The most concentrated effort to date to create a Santa Barbara County economic vitality organization has hit a roadblock.
And that roadblock appears to be the Board of Supervisors’ bitterly divided vote on the Santa Maria Energy project, where South County supervisors banded together to impose severe carbon emissions limits on an innovative onshore oil and gas development that had broad support in North County.
According to a recent letter from Santa Barbara Regional Chamber of Commerce President Ken Oplinger, a six-months-long effort to create an Economic Vitality Team led by the county’s seven chambers and funded with one-time seed capital from the county is underway.
“For me, a 200-employee firm landing in Buellton is every bit as important to the future of Santa Barbara as a business landing here within our city limits,” Oplinger wrote in a recent letter to the chamber’s members. “If a business expands in Carpinteria, there is no question that Santa Maria will benefit. This is how countywide economic development works in every other part of California, and it’s high time we put the same thing in place here in Santa Barbara County.”
In my view, creating a new business-oriented organization for Santa Barbara County was never going to be easy. And the vote of the Board of Supervisors could turn out to be extremely short-sighted.
In the meantime, the vote over the Santa Maria Energy project may have stymied the efforts of Oplinger and others to create the Economic Vitality Team. But it shouldn’t derail it completely.
The region’s financial institutions, its construction companies, utilities and professional services organizations have a lot to gain from a countywide effort.
Most of the gains will take place in the Santa Maria and Lompoc valleys, which are destined to grow faster as the California economic recovery takes hold. Their chief source of new opportunity is going to be technology companies from Santa Barbara and Goleta that are outgrowing their digs and looking for places to expand.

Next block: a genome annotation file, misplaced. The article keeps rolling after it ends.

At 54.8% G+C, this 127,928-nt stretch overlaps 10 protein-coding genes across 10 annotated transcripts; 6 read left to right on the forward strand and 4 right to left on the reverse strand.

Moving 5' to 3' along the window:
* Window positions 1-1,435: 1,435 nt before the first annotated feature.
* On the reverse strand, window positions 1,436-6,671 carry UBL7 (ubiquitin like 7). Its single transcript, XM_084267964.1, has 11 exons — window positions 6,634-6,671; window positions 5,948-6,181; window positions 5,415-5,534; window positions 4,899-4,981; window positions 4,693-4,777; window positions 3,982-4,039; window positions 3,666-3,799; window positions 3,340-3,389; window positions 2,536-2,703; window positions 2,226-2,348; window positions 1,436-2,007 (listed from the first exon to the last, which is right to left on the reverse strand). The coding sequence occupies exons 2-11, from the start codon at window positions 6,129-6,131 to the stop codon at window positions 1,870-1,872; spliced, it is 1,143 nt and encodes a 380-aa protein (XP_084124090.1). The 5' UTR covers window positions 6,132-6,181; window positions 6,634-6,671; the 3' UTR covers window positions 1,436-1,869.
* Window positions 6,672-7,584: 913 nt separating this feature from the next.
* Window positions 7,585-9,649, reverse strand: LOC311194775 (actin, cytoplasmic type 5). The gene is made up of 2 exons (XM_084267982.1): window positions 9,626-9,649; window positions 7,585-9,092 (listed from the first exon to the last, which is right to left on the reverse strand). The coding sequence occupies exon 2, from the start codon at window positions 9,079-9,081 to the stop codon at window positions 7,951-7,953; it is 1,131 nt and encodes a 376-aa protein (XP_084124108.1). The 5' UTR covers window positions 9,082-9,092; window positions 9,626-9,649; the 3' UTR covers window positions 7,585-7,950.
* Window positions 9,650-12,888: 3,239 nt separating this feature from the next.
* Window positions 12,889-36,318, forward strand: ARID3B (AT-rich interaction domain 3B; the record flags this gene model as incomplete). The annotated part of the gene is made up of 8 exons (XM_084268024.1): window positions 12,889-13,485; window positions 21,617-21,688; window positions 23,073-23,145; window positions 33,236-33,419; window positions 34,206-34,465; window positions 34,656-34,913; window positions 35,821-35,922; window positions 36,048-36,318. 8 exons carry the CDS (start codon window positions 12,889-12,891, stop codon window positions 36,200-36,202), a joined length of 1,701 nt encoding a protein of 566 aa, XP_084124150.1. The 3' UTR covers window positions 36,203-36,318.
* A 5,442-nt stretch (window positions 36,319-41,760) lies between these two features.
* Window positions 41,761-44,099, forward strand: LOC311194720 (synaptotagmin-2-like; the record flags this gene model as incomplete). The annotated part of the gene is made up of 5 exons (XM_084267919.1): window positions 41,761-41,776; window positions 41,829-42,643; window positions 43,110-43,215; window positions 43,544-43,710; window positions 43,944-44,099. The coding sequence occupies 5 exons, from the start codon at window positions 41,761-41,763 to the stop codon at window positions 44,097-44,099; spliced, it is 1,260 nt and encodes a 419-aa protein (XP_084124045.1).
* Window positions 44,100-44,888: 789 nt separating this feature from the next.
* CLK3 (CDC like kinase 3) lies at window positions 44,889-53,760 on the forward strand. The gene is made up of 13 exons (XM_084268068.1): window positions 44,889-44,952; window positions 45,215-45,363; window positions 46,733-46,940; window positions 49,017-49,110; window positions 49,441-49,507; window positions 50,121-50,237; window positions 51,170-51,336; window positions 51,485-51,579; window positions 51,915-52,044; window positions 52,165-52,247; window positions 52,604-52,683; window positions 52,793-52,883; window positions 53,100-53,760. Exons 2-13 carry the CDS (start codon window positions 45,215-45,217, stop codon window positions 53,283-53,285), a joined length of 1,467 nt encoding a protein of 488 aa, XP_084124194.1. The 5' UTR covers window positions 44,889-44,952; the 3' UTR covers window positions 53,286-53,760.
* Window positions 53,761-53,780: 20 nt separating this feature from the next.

Indeed, a strong showing by business types is the only thing that is going to add balance to the worst job-killing tendencies of the South County Board of Supervisors who are heavily beholden to environmental groups for campaign funding.
Some additional thoughts:
• Fourteen years ago, as the Pacific Coast Business Times was starting up, we were the new kid on the block when it came to promoting regional economic vitality. We had plenty of hardships to overcome, but our struggles made us stronger. Which is why Oplinger and his team of chamber presidents in the county should not give up on a mission they’ve come close to completing.
• The next move toward establishing an Economic Vitality Team might be for a group of area companies to step up and match some or all of the $150,000 that the county was going to put up in seed capital. That would send a signal to the Board of Supervisors that this is something that the business community is willing to fund with or without local government support.
• Fights over Santa Maria Energy and other projects are a sign that bridging the fundamental political divides between North and South Santa Barbara County will not be solved by creating a new entity. But having a forum where business groups can move forward on areas where there is agreement — revitalizing Old Town Goleta, building out Santa Maria Airpark and expanding infrastructure in North County, among other efforts — will be helpful in the long run.
• If it was going to be easy to create a Santa Barbara County economic development effort, it would have been done long ago. Other area organizations did not pop up overnight — in the case of Ventura County’s Economic Development Collaborative, it took the Northridge Earthquake to put in place a big chunk of a loan pool that this month got $1 million in additional funding from Rabobank.
Santa Barbara County’s chamber leaders have done an effective job of getting the idea of an Economic Vitality Team around in public. Now it’s up to the business community to move the ball forward.
• Contact Editor Henry Dubroff at firstname.lastname@example.org.